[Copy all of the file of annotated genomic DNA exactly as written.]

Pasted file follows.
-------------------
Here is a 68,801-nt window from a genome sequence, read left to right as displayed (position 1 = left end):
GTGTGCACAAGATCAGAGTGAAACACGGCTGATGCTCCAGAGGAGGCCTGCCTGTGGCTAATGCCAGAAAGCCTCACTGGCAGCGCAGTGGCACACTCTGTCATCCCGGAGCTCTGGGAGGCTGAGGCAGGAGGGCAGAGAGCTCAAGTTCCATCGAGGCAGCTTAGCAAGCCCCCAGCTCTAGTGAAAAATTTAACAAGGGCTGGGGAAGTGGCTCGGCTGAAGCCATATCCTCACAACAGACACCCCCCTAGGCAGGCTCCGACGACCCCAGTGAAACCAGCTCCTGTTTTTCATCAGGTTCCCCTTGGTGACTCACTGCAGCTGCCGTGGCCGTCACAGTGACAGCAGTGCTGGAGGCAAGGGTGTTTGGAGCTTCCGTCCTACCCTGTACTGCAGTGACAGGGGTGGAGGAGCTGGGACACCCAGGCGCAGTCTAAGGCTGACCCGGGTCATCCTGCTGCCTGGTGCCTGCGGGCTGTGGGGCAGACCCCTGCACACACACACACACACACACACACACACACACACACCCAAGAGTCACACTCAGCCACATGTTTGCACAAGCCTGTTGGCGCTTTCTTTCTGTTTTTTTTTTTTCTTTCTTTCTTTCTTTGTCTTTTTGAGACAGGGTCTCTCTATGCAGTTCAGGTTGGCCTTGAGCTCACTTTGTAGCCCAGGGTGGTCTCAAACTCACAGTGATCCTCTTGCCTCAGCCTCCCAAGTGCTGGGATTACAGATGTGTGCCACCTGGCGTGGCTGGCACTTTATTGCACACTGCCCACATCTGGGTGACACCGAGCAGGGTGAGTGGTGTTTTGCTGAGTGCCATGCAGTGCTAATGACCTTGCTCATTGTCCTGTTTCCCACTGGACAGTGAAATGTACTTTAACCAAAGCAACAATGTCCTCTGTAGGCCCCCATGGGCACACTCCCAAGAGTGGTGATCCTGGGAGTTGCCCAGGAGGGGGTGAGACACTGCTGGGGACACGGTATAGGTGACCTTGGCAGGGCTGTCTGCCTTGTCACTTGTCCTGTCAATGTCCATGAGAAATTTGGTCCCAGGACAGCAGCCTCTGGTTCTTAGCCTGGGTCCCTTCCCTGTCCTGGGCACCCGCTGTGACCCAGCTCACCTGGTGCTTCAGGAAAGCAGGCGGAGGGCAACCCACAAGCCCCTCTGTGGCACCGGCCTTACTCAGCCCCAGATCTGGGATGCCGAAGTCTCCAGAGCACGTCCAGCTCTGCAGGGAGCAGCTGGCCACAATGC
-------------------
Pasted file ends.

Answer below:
Here is a 68,801-nt window from a genome sequence, read left to right as displayed (position 1 = left end):
GTGTGCACAAGATCAGAGTGAAACACGGCTGATGCTCCAGAGGAGGCCTGCCTGTGGCTAATGCCAGAAAGCCTCACTGGCAGCGCAGTGGCACACTCTGTCATCCCGGAGCTCTGGGAGGCTGAGGCAGGAGGGCAGAGAGCTCAAGTTCCATCGAGGCAGCTTAGCAAGCCCCCAGCTCTAGTGAAAAATTTAACAAGGGCTGGGGAAGTGGCTCGGCTGAAGCCATATCCTCACAACAGACACCCCCCTAGGCAGGCTCCGACGACCCCAGTGAAACCAGCTCCTGTTTTTCATCAGGTTCCCCTTGGTGACTCACTGCAGCTGCCGTGGCCGTCACAGTGACAGCAGTGCTGGAGGCAAGGGTGTTTGGAGCTTCCGTCCTACCCTGTACTGCAGTGACAGGGGTGGAGGAGCTGGGACACCCAGGCGCAGTCTAAGGCTGACCCGGGTCATCCTGCTGCCTGGTGCCTGCGGGCTGTGGGGCAGACCCCTGCACACACACACACACACACACACACACACACACACACCCAAGAGTCACACTCAGCCACATGTTTGCACAAGCCTGTTGGCGCTTTCTTTCTGTTTTTTTTTTTTCTTTCTTTCTTTCTTTGTCTTTTTGAGACAGGGTCTCTCTATGCAGTTCAGGTTGGCCTTGAGCTCACTTTGTAGCCCAGGGTGGTCTCAAACTCACAGTGATCCTCTTGCCTCAGCCTCCCAAGTGCTGGGATTACAGATGTGTGCCACCTGGCGTGGCTGGCACTTTATTGCACACTGCCCACATCTGGGTGACACCGAGCAGGGTGAGTGGTGTTTTGCTGAGTGCCATGCAGTGCTAATGACCTTGCTCATTGTCCTGTTTCCCACTGGACAGTGAAATGTACTTTAACCAAAGCAACAATGTCCTCTGTAGGCCCCCATGGGCACACTCCCAAGAGTGGTGATCCTGGGAGTTGCCCAGGAGGGGGTGAGACACTGCTGGGGACACGGTATAGGTGACCTTGGCAGGGCTGTCTGCCTTGTCACTTGTCCTGTCAATGTCCATGAGAAATTTGGTCCCAGGACAGCAGCCTCTGGTTCTTAGCCTGGGTCCCTTCCCTGTCCTGGGCACCCGCTGTGACCCAGCTCACCTGGTGCTTCAGGAAAGCAGGCGGAGGGCAACCCACAAGCCCCTCTGTGGCACCGGCCTTACTCAGCCCCAGATCTGGGATGCCGAAGTCTCCAGAGCACGTCCAGCTCTGCAGGGAGCAGCTGGCCACAATGC